The World Health Organization (WHO) has made new recommendations for the usage of two monoclonal antibodies to treat the Ebola virus in its first published guideline.
mAb114 (Ansuvimab; Ebanga) and REGN-EB3 (Inmazeb) are the two monoclonal antibody treatments recommended by the WHO.
The health agency urged the global community to boost access to these lifesaving therapies.
This development follows a systematic assessment and meta-analysis of randomised clinical trials of therapies for the disease.
These trials were carried out during Ebola outbreaks, with the largest of them being conducted in the Democratic Republic of the Congo.
The guidelines will back health care providers caring for Ebola patients, as well as policymakers linked to readiness and response to the disease outbreak.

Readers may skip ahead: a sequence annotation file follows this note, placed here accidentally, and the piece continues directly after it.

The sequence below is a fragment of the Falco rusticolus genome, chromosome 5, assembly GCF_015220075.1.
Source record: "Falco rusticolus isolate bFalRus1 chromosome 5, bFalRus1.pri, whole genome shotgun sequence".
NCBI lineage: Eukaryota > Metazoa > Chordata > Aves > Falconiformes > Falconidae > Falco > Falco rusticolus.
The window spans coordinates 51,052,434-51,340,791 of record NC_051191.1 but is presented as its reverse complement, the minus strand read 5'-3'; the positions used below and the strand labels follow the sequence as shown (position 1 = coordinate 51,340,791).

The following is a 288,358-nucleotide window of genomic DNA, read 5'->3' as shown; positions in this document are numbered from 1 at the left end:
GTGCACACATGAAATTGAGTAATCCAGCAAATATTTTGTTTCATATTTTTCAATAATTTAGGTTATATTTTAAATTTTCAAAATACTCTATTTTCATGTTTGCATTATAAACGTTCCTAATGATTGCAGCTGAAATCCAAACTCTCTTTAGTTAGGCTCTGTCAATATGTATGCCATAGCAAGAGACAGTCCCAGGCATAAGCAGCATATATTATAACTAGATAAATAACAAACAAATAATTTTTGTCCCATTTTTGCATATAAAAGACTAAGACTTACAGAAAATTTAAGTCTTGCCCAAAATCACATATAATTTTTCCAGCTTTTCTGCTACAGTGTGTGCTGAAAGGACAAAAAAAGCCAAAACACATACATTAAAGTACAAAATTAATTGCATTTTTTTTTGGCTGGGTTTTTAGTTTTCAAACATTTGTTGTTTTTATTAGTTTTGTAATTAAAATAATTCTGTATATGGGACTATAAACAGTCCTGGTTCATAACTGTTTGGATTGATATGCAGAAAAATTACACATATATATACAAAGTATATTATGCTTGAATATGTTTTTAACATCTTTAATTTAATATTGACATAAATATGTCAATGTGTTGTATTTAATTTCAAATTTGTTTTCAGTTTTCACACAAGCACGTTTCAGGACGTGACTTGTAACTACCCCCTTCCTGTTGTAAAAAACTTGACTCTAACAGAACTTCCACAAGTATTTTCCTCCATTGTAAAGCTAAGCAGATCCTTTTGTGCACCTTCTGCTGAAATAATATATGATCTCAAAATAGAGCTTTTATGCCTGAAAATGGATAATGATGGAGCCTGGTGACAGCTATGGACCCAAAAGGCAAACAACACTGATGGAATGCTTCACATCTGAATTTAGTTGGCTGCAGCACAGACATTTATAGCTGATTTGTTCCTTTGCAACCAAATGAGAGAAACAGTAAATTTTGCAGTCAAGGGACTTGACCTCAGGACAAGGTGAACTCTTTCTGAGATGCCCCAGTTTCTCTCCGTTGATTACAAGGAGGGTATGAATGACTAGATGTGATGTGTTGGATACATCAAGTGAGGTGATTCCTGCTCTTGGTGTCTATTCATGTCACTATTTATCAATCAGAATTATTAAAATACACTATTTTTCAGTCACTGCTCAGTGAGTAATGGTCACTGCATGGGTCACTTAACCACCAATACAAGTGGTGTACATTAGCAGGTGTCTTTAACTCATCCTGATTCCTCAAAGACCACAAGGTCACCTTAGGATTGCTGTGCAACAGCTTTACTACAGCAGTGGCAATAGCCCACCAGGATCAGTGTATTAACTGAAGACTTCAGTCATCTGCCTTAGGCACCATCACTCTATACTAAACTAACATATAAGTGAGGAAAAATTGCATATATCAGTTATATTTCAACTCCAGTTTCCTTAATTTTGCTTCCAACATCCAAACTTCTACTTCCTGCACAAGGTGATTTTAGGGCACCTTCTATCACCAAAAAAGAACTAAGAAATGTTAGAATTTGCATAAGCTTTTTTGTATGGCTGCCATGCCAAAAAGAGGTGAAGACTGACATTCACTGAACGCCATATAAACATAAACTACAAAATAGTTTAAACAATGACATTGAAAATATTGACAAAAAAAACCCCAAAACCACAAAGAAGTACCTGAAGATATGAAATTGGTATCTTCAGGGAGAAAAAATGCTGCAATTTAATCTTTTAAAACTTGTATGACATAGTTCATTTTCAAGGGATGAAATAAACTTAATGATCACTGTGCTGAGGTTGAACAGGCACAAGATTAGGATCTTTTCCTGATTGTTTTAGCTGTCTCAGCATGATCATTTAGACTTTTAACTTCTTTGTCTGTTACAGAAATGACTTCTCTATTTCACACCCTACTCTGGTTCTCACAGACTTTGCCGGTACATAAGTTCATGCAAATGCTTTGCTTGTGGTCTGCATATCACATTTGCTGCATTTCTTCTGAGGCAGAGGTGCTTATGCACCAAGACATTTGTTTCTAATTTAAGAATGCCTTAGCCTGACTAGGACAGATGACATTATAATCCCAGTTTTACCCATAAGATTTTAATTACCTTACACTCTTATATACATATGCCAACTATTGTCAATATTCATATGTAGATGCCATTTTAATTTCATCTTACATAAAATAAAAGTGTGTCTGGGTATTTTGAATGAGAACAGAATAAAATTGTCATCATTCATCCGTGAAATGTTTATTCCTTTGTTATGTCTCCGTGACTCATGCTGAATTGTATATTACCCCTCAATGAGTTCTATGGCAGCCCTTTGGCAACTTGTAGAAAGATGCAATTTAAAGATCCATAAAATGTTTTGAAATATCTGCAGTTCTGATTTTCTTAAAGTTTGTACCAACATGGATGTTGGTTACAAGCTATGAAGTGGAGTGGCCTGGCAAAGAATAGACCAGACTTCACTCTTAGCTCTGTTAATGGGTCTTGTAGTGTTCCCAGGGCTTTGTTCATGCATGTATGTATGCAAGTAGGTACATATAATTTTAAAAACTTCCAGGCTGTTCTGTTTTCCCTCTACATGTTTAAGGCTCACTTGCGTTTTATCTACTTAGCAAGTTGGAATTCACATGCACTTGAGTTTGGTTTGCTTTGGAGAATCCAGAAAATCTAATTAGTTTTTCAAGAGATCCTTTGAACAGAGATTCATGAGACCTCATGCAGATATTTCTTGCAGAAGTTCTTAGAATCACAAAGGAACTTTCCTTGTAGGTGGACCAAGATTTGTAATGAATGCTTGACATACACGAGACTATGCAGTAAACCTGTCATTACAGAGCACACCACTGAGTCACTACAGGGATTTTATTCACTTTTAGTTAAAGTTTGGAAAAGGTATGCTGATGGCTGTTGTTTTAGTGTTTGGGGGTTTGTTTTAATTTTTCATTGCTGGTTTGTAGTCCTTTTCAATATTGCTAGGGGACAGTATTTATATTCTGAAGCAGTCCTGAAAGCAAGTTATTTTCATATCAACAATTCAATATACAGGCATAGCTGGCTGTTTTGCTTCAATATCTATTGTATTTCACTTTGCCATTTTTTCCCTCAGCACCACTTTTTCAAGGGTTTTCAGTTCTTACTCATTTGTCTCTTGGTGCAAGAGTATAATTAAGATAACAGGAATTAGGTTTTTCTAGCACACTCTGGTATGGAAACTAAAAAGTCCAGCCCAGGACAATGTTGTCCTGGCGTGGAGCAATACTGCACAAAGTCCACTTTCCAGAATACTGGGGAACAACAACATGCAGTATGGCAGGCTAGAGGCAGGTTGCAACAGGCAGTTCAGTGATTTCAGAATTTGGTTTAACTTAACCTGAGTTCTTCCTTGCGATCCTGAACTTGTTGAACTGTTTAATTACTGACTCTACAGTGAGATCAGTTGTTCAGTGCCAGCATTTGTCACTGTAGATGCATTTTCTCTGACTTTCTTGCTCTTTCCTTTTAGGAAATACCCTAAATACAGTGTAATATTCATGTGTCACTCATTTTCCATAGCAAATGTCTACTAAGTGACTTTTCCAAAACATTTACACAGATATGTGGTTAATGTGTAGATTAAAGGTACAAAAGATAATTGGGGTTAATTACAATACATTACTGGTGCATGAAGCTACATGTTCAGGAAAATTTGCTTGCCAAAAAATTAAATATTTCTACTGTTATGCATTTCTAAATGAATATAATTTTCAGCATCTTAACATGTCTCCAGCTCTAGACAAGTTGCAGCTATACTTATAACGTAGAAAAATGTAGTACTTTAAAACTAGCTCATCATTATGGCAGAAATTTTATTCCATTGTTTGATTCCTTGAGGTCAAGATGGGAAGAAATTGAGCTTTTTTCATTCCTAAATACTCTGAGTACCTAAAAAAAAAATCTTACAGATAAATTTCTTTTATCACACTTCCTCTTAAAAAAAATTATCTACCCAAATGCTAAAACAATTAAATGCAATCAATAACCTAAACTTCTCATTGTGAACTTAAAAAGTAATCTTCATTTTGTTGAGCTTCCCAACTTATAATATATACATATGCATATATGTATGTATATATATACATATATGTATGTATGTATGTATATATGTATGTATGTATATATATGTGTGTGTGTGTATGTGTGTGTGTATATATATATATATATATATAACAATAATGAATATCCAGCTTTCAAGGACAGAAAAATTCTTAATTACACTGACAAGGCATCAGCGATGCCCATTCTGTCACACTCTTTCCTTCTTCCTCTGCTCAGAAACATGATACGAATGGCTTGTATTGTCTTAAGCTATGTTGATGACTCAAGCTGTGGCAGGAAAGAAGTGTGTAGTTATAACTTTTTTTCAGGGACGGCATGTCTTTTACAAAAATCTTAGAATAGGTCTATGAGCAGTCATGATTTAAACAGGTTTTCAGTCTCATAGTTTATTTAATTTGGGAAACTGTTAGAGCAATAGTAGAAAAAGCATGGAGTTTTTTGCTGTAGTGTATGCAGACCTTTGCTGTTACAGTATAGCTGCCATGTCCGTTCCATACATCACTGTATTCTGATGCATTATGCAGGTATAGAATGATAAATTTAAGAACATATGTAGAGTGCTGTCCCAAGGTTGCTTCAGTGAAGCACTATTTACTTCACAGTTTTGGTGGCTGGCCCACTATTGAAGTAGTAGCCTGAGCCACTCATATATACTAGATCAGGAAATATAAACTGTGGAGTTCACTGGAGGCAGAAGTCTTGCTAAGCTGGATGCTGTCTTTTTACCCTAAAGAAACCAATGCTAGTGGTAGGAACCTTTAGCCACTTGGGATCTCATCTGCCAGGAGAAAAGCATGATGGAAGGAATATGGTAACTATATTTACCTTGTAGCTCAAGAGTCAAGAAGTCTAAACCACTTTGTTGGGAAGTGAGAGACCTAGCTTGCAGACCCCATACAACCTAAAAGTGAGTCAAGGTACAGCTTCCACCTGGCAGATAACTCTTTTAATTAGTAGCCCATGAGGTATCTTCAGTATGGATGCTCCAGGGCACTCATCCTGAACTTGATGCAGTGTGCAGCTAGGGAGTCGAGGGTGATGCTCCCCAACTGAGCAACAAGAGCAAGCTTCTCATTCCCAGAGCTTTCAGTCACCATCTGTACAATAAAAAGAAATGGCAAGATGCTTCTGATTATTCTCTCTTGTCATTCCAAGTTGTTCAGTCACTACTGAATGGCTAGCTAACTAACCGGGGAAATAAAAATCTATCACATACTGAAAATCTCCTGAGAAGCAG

The guidance also complements clinical care recommendations that outline the optimal supportive care patients with Ebola should get for better recovery.
The two recommended antibody therapies can be used for all Ebola patients, including pregnant and breastfeeding women, children, elderly individuals, and newborns of mothers with Ebola within the initial seven days following birth.
Guideline Development Group of WHO-selected experts co-chair Dr Richard Kojan said: “This therapeutic guide is a critical tool to fight Ebola.
“It will help reassure the communities, healthcare workers and patients that this life-threatening disease can be treated, thanks to effective drugs.
“From now on, people infected with the Ebola virus will have a greater chance of recovering if they seek care as early as possible.”
The WHO also advised against the use of some therapeutics for treating Ebola patients, including ZMapp and remdesivir.